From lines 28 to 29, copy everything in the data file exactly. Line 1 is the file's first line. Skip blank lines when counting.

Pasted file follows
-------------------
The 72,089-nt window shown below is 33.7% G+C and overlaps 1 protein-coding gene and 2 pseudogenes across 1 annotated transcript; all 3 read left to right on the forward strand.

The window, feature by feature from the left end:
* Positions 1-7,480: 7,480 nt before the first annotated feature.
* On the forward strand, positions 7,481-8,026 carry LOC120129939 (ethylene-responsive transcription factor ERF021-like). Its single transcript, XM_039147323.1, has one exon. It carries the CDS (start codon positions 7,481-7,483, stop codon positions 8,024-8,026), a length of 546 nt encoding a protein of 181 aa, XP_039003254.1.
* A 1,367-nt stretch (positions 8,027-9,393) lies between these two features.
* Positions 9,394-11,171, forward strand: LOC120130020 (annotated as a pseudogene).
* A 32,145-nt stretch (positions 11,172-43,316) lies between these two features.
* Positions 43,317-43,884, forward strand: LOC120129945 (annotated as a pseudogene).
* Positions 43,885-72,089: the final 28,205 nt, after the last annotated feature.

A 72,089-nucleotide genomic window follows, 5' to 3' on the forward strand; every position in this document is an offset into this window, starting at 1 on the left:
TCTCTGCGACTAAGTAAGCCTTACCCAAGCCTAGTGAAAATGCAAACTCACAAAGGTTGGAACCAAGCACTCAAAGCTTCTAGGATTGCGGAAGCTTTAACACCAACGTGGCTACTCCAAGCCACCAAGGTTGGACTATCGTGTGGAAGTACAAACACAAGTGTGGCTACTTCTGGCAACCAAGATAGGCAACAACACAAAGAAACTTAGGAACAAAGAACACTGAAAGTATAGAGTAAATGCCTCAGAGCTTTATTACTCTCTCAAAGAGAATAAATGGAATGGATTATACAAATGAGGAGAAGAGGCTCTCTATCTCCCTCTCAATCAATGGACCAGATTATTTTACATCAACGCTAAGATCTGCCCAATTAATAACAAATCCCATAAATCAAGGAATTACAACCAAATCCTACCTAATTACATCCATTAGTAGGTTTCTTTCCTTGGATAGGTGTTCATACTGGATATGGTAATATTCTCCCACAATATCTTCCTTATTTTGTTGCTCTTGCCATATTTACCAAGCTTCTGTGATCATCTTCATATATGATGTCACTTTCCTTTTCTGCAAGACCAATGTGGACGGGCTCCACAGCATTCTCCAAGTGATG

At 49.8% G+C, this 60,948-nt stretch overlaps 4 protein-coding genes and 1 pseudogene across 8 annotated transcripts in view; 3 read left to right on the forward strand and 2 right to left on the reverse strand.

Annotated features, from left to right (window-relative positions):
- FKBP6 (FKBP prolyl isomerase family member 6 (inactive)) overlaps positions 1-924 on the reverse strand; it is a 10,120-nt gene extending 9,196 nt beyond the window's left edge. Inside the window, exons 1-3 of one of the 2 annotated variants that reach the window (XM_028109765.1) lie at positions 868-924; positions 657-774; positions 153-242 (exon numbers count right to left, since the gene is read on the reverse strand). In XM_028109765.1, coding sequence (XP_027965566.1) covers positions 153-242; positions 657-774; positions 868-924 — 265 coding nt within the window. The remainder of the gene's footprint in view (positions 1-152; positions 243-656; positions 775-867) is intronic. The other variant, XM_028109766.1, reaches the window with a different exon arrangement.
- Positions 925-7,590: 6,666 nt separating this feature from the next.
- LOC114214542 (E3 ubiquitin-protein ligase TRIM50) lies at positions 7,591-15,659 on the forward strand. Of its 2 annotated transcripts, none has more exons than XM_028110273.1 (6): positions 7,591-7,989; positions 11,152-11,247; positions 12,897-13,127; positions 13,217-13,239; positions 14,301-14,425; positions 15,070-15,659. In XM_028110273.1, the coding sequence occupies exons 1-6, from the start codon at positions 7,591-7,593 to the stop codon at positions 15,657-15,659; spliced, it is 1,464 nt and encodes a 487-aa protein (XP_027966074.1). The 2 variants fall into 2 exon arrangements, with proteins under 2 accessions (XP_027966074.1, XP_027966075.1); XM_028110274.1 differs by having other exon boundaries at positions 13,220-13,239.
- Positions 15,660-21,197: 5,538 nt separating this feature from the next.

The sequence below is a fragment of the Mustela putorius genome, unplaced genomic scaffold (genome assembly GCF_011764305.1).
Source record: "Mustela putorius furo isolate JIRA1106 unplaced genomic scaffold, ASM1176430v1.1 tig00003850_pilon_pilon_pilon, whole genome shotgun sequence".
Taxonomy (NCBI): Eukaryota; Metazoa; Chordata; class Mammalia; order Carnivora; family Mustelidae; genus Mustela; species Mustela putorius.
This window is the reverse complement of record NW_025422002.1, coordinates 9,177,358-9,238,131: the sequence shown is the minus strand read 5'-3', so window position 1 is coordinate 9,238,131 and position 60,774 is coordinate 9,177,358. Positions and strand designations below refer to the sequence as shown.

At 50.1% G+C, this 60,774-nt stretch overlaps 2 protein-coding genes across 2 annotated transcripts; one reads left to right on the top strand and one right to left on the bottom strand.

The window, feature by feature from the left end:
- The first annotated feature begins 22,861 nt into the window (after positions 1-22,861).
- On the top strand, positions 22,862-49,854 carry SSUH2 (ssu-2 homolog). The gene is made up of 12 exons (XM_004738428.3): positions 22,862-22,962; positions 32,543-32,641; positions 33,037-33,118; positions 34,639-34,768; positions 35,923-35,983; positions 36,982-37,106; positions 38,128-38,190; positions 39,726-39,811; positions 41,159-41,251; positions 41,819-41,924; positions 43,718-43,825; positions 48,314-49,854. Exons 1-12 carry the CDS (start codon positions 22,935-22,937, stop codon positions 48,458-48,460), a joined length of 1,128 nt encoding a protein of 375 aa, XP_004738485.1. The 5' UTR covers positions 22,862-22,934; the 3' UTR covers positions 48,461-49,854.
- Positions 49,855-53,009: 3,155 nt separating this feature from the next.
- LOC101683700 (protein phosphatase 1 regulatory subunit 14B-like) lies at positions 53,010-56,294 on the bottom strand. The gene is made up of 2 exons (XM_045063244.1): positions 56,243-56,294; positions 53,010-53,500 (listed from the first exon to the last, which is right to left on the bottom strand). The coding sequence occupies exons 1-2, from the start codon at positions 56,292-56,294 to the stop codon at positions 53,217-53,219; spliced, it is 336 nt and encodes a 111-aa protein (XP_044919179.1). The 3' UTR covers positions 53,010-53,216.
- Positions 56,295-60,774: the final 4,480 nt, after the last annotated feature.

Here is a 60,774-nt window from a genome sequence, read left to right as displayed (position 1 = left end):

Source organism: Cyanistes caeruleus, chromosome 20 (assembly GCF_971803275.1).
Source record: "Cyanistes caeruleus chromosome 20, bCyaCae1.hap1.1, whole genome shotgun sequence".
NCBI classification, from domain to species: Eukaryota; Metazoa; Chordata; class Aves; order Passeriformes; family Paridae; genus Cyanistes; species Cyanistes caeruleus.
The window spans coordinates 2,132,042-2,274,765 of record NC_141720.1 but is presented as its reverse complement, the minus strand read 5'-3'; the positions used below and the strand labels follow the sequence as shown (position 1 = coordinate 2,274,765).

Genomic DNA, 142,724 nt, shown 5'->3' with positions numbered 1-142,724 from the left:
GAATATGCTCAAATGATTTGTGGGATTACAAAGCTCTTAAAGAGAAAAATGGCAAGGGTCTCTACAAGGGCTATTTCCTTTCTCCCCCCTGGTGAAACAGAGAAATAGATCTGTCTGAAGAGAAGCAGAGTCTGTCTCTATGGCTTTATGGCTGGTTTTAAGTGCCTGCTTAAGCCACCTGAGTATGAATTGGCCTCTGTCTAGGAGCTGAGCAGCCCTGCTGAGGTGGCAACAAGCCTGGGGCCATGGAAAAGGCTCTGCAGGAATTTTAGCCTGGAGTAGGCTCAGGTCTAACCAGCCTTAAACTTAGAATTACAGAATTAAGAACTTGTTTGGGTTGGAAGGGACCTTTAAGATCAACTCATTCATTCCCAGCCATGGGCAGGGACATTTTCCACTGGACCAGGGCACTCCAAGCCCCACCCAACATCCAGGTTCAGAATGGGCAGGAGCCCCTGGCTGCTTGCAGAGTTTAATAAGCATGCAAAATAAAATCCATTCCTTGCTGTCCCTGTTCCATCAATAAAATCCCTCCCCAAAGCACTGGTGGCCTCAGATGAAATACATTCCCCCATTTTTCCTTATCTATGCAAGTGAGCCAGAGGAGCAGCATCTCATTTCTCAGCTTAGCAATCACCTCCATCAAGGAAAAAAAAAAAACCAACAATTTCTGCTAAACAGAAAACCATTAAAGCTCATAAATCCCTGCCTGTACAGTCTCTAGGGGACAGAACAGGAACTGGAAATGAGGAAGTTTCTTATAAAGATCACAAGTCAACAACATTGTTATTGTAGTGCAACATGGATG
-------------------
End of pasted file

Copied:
- Positions 56,295-60,774: the final 4,480 nt, after the last annotated feature.

Here is a 60,774-nt window from a genome sequence, read left to right as displayed (position 1 = left end):